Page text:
Intel’s Coffee Lake processor family was originally slated for a worldwide launch in early 2018, but thanks to a myriad of unforseen developments – AMD’s Ryzen being one of them – Intel had to make the difficult decision to pull Coffee Lake’s launch a few months forward. Sometime in the next few months, Intel will effectively be retiring Kaby Lake barely a year into its planned lifespan, and bumping up the core counts for their consumer platform for the first time in over a decade. A leak from French magazine Canard PC has now given us a better look into what Intel is planning, and it’s going to be a very interesting end to the year.

According to Canard PC, Intel’s core count alteration is basically going to affect their entire lineup, shaking up the status quo for the Celeron and Pentium families as well as the rest of the Core lineup. Perhaps the recent changes to the Kaby Lake family, where Intel gave the Pentium G46xx processors hyper-threading and more cache wasn’t a mistake at all. They could have just been testing the waters.

Intel Coffee Lake CPU Comparison

Core i7-8700K Core i7-7700K Core i5-8600K Core i5-7600K Core i5-8400 Core i5-7400
Cores 6 4 6 4 6 4
Threads 12 8 6 4 6 4
Base clock speed 3.7GHz 4.2GHz 3.6GHz 3.8GHz 2.8GHz 3.0GHz
Boost clock speed ? 4.5GHz ? 4.2GHz ? 3.5GHz
Max boost speed ? ? ?
L3 Cache 12MB 8MB 9MB 6MB 9MB 6MB
Overclocking Yes Yes Yes Yes No No
GPU Family Intel 8th Gen HD 630 1.15GHz Intel 8th Gen HD 630 1.15GHz Intel 8th Gen HD 630 1GHz
TDP 95W 91W 95W 91W 65W 65W

Straight away, you can see how disruptive this lineup would be to Intel’s old way of doing things, and it’s going to be interesting to see if these rumoured specifications hold up to the real-world products. By the looks of things, Intel is planning to segment their Core i5 and Core i7 lines again using hyper-threading, with the Core i7 lineup maxing out at twelve threads per processor. It’s a substantial improvement over their previous lineup, and a deadly weapon against AMD’s Ryzen processors if they maintain the same price points.

There will have to be some cuts on Intel’s side though, and these will lead to them seeing less performance unless enthusiasts and gamers picking these chips up have good enough cooling solutions. For example, adding in two cores with hyper-threading will send power use for the Core i7-8700K through the ceiling broken by the Core i7-7700K (which is an average of 80ºC at stock settings), but the fact that the cores are underclocked, along with the TDP only being four watts higher, means that Intel is reining in their boost clock speeds significantly to counteract heat issues.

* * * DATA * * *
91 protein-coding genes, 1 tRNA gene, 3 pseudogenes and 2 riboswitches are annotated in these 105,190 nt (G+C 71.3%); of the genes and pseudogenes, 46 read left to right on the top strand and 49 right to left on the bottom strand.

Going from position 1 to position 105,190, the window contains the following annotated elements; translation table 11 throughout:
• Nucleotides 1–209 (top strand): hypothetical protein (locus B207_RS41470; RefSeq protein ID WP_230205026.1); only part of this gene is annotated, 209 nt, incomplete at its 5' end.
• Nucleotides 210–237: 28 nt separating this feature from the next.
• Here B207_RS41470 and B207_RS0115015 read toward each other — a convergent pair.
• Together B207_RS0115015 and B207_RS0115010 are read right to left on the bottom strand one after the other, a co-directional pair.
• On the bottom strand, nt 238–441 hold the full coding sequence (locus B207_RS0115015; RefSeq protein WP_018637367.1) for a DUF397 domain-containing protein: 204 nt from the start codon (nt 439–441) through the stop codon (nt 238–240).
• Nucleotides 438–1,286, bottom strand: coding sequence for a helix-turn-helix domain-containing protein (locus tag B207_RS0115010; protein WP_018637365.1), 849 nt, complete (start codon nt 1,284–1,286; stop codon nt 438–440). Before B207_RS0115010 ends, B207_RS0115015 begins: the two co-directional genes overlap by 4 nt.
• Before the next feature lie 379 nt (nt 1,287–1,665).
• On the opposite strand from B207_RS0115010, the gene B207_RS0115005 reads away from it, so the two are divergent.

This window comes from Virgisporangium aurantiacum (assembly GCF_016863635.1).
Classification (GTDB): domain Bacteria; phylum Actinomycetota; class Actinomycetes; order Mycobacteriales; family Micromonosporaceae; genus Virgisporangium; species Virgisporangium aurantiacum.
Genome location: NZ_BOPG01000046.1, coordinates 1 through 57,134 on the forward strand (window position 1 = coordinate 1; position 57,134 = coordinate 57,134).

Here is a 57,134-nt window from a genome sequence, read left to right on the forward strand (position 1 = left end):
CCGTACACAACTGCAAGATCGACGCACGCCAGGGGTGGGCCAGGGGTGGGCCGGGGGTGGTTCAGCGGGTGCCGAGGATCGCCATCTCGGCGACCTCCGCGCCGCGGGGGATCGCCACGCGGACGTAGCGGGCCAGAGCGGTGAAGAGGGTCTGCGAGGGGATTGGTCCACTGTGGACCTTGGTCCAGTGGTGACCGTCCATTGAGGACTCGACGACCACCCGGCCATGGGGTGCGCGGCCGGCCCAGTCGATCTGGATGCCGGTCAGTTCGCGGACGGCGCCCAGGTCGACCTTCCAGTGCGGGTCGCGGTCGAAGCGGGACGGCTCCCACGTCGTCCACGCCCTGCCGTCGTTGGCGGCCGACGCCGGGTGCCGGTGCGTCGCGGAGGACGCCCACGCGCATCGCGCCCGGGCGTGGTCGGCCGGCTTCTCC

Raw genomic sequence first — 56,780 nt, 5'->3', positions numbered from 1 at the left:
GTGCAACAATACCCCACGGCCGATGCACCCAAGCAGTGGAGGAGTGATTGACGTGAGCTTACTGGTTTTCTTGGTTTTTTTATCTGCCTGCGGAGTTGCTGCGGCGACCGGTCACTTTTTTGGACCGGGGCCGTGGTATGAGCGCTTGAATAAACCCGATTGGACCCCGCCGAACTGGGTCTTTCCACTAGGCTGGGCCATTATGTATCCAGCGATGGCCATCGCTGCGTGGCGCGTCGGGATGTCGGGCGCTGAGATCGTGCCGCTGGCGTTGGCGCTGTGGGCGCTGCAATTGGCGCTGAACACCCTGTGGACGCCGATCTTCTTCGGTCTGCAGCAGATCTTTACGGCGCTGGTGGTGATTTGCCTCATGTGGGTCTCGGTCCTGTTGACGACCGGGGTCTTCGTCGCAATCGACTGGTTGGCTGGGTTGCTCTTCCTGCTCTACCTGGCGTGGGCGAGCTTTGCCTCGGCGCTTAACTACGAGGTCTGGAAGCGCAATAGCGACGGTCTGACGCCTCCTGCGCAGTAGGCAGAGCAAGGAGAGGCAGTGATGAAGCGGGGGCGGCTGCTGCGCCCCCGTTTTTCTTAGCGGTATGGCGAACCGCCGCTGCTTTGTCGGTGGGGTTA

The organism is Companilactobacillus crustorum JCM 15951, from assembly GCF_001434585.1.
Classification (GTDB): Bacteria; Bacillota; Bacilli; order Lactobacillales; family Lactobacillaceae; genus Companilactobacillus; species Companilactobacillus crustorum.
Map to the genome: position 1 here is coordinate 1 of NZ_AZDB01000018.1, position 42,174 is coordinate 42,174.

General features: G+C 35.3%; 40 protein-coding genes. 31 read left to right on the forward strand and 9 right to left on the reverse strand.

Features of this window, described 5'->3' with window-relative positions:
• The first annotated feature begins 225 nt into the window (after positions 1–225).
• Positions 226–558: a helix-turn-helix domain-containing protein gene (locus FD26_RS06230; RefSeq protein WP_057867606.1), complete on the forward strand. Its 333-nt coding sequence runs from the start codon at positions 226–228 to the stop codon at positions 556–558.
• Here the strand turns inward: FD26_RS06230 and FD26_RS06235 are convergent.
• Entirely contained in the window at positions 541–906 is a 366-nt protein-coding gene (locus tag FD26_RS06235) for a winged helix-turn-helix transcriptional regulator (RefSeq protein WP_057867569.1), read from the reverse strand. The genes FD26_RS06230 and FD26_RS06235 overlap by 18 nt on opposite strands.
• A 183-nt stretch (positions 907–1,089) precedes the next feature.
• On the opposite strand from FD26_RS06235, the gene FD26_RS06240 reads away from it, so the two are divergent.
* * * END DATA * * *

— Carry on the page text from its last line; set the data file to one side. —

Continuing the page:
Not listed in the table, but mentioned by Canard PC, is also the Core i7-8700, which has a base clock speed of 3.2GHz. A 500MHz drop between the K-series and locked processors isn’t unusual for Intel by now, and it has a 65W TDP, but compared to Intel’s Core i7-7700, that’s a significant drop in clock speed for a single core. Intel is claiming, however, a 15% performance improvement compared to Kaby Lake.

If that’s accurate, it means that there’s a per-core 4% performance increase for the Core i7-8700K compared to the Core i7-7700K, a 10% increase for the Core i5-8600K compared to the Core i5-7600K, and a 10% increase for the Core i5-8400, all accounting for the clock speed drops. With a slight IPC boost along with a core count increase, Intel might be able to hang on to their significant market share even with AMD’s Ryzen processors now gaining ground against them.

But that promise was made at CES 2017, two months before Ryzen hit the ground. Intel revised this statement a few months later at Computex 2017 when they revealed more details about their future and the new 10nm process they’re developing. Coffee Lake now has a 30% projected performance increase (at a minimum) over Kaby Lake.

There’s the small catch about this claim that it applies to Intel’s mobile processors only, so I’m not sure what to make of it. For the desktop lineup, a 15% per-core improvement is nothing to laugh at, and you’re getting more cores on top of that. There’s still the issue of a new socket and chipset to support these processors as well. LGA 1151 isn’t going to be big enough, and the Z200-series chipset might need to be updated as well.

Is it enough to stem the Ryzing tide? Maybe, maybe not. We don’t have to wait too long to find out, as Intel is expected to release Coffee Lake somewhere between October and November 2017.

Source: Canard PC (via TechpowerUp)

More stuff like this: